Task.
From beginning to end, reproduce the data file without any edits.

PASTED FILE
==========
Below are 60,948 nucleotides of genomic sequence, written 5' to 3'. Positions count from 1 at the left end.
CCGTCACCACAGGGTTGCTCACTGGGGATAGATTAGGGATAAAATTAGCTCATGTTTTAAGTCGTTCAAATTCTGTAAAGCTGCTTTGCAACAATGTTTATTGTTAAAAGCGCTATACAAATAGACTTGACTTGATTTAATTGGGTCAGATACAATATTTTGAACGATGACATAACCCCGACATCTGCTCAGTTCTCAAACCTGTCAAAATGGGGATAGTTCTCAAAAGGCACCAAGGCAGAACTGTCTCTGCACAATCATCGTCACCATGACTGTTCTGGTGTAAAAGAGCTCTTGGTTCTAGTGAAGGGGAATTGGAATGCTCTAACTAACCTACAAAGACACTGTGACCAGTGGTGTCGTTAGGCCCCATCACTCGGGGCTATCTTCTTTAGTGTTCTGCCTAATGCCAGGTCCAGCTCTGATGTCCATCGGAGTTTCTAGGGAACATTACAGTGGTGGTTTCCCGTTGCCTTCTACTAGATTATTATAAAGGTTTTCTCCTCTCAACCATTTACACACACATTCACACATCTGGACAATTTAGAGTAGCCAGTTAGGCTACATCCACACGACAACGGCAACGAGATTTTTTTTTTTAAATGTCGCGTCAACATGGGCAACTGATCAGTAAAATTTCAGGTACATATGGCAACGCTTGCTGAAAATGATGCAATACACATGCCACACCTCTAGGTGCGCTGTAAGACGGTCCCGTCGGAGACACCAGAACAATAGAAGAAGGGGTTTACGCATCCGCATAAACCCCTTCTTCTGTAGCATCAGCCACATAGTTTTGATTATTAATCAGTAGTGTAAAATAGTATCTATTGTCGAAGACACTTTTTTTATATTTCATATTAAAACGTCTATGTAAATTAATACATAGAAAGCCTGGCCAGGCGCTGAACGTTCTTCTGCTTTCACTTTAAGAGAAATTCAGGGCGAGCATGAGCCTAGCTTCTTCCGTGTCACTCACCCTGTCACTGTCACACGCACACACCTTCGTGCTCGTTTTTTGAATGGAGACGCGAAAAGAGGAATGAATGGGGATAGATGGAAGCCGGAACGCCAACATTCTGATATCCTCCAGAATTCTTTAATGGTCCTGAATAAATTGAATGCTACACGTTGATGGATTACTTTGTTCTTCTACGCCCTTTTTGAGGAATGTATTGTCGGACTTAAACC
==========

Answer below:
Below are 60,948 nucleotides of genomic sequence, written 5' to 3'. Positions count from 1 at the left end.
CCGTCACCACAGGGTTGCTCACTGGGGATAGATTAGGGATAAAATTAGCTCATGTTTTAAGTCGTTCAAATTCTGTAAAGCTGCTTTGCAACAATGTTTATTGTTAAAAGCGCTATACAAATAGACTTGACTTGATTTAATTGGGTCAGATACAATATTTTGAACGATGACATAACCCCGACATCTGCTCAGTTCTCAAACCTGTCAAAATGGGGATAGTTCTCAAAAGGCACCAAGGCAGAACTGTCTCTGCACAATCATCGTCACCATGACTGTTCTGGTGTAAAAGAGCTCTTGGTTCTAGTGAAGGGGAATTGGAATGCTCTAACTAACCTACAAAGACACTGTGACCAGTGGTGTCGTTAGGCCCCATCACTCGGGGCTATCTTCTTTAGTGTTCTGCCTAATGCCAGGTCCAGCTCTGATGTCCATCGGAGTTTCTAGGGAACATTACAGTGGTGGTTTCCCGTTGCCTTCTACTAGATTATTATAAAGGTTTTCTCCTCTCAACCATTTACACACACATTCACACATCTGGACAATTTAGAGTAGCCAGTTAGGCTACATCCACACGACAACGGCAACGAGATTTTTTTTTTTAAATGTCGCGTCAACATGGGCAACTGATCAGTAAAATTTCAGGTACATATGGCAACGCTTGCTGAAAATGATGCAATACACATGCCACACCTCTAGGTGCGCTGTAAGACGGTCCCGTCGGAGACACCAGAACAATAGAAGAAGGGGTTTACGCATCCGCATAAACCCCTTCTTCTGTAGCATCAGCCACATAGTTTTGATTATTAATCAGTAGTGTAAAATAGTATCTATTGTCGAAGACACTTTTTTTATATTTCATATTAAAACGTCTATGTAAATTAATACATAGAAAGCCTGGCCAGGCGCTGAACGTTCTTCTGCTTTCACTTTAAGAGAAATTCAGGGCGAGCATGAGCCTAGCTTCTTCCGTGTCACTCACCCTGTCACTGTCACACGCACACACCTTCGTGCTCGTTTTTTGAATGGAGACGCGAAAAGAGGAATGAATGGGGATAGATGGAAGCCGGAACGCCAACATTCTGATATCCTCCAGAATTCTTTAATGGTCCTGAATAAATTGAATGCTACACGTTGATGGATTACTTTGTTCTTCTACGCCCTTTTTGAGGAATGTATTGTCGGACTTAAACC